Key Concepts of Sound Therapy:
- The sound must be relaxing and pleasing to the listener
- The sound should be non-significant (nature sounds or white noise)—music with or without vocals has a pattern that tends to draw the brain’s attention which prevents habituation
- The sound must be played a volume level softer than the tinnitus—the brain cannot habituate to something it cannot hear
Sound therapy is used in all tinnitus management strategies to help habituate our brains to the presence of tinnitus. When tinnitus becomes noticeable and annoying, our brains tend to perseverate on the sound and pushes us into fight or flight mode, which ultimately makes our tinnitus more bothersome and heightens the fight or flight response further. This cycle often continues into a downward spiral. One of the best ways to stop the cycle is to teach our brain the tinnitus is non-threatening. For example, if you moved into a new house that backs up to the railroad tracks, your first few nights of sleep are going to be interrupted whenever the train passes. With more exposure, eventually your brain learns to habituate to or tune-out the train and your able to get a full night’s worth of sleep. Sound therapy works in a similar way. By providing a relaxing sound at a volume softer than the tinnitus, the brain learns to focus less on the tinnitus and begins to relax. Eventually, your brain no longer relies on the sound therapy to relax away from the tinnitus and is able to do it on its own. This process takes time, patience, and dedication but provides relief to many tinnitus patients.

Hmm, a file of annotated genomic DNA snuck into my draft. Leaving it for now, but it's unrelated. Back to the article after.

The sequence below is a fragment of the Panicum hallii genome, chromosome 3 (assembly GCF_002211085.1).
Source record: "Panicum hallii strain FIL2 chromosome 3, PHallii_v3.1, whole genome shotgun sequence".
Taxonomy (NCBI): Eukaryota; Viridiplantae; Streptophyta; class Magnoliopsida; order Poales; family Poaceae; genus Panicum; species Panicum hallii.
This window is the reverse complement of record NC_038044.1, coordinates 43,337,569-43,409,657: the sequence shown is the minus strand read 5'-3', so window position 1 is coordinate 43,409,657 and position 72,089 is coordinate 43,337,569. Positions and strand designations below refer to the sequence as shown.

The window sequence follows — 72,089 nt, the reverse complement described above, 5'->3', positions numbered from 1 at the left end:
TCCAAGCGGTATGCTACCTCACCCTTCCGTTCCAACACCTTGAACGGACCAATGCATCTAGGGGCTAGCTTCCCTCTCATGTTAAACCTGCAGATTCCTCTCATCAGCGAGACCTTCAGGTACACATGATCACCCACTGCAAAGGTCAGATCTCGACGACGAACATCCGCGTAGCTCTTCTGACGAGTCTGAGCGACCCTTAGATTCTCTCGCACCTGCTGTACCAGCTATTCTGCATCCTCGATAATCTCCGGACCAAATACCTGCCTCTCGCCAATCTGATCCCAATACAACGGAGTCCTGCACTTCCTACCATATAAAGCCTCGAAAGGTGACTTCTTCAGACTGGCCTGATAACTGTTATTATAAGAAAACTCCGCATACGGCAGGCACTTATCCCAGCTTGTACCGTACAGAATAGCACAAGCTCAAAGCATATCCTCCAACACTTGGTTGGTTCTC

If you have questions about sound therapy and other tinnitus management strategies, contact our office to schedule an evaluation.